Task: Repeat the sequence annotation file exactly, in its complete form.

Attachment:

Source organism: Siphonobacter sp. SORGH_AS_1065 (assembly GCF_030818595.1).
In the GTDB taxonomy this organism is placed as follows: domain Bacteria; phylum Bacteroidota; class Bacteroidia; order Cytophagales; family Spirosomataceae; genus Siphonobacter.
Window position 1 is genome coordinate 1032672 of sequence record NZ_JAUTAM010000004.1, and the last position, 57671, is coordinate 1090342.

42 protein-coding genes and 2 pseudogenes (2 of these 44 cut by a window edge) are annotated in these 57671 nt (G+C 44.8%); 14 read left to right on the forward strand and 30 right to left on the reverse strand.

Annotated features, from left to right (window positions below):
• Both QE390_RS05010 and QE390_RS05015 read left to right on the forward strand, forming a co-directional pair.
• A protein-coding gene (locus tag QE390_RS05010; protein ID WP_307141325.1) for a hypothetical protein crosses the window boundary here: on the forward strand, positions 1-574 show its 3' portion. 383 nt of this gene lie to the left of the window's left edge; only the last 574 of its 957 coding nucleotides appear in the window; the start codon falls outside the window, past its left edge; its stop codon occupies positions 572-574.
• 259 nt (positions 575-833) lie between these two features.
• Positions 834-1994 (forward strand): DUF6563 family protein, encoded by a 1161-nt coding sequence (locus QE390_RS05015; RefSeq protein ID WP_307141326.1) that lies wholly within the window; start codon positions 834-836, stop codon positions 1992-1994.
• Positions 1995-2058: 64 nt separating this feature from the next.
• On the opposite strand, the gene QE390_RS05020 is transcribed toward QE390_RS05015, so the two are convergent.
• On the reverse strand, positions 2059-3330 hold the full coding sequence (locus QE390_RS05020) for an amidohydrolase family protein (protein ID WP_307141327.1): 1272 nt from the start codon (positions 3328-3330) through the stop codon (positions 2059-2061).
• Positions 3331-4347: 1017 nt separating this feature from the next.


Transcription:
Source organism: Siphonobacter sp. SORGH_AS_1065 (assembly GCF_030818595.1).
In the GTDB taxonomy this organism is placed as follows: domain Bacteria; phylum Bacteroidota; class Bacteroidia; order Cytophagales; family Spirosomataceae; genus Siphonobacter.
Window position 1 is genome coordinate 1032672 of sequence record NZ_JAUTAM010000004.1, and the last position, 57671, is coordinate 1090342.

42 protein-coding genes and 2 pseudogenes (2 of these 44 cut by a window edge) are annotated in these 57671 nt (G+C 44.8%); 14 read left to right on the forward strand and 30 right to left on the reverse strand.

Annotated features, from left to right (window positions below):
• Both QE390_RS05010 and QE390_RS05015 read left to right on the forward strand, forming a co-directional pair.
• A protein-coding gene (locus tag QE390_RS05010; protein ID WP_307141325.1) for a hypothetical protein crosses the window boundary here: on the forward strand, positions 1-574 show its 3' portion. 383 nt of this gene lie to the left of the window's left edge; only the last 574 of its 957 coding nucleotides appear in the window; the start codon falls outside the window, past its left edge; its stop codon occupies positions 572-574.
• 259 nt (positions 575-833) lie between these two features.
• Positions 834-1994 (forward strand): DUF6563 family protein, encoded by a 1161-nt coding sequence (locus QE390_RS05015; RefSeq protein ID WP_307141326.1) that lies wholly within the window; start codon positions 834-836, stop codon positions 1992-1994.
• Positions 1995-2058: 64 nt separating this feature from the next.
• On the opposite strand, the gene QE390_RS05020 is transcribed toward QE390_RS05015, so the two are convergent.
• On the reverse strand, positions 2059-3330 hold the full coding sequence (locus QE390_RS05020) for an amidohydrolase family protein (protein ID WP_307141327.1): 1272 nt from the start codon (positions 3328-3330) through the stop codon (positions 2059-2061).
• Positions 3331-4347: 1017 nt separating this feature from the next.